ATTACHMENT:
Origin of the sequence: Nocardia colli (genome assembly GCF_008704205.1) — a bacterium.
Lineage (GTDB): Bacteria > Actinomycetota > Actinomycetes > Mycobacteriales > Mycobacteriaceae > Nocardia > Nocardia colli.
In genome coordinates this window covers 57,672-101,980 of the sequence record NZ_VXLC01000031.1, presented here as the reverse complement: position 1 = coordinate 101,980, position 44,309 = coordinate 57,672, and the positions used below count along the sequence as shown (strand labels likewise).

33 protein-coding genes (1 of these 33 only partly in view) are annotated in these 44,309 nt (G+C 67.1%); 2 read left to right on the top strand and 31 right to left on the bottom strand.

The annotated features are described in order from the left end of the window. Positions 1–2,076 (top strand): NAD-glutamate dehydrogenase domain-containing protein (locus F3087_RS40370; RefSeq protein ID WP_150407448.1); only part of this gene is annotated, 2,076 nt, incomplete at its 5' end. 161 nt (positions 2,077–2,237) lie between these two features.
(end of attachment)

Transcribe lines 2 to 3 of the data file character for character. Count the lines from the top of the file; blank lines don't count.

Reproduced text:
Lineage (GTDB): Bacteria > Actinomycetota > Actinomycetes > Mycobacteriales > Mycobacteriaceae > Nocardia > Nocardia colli.
In genome coordinates this window covers 57,672-101,980 of the sequence record NZ_VXLC01000031.1, presented here as the reverse complement: position 1 = coordinate 101,980, position 44,309 = coordinate 57,672, and the positions used below count along the sequence as shown (strand labels likewise).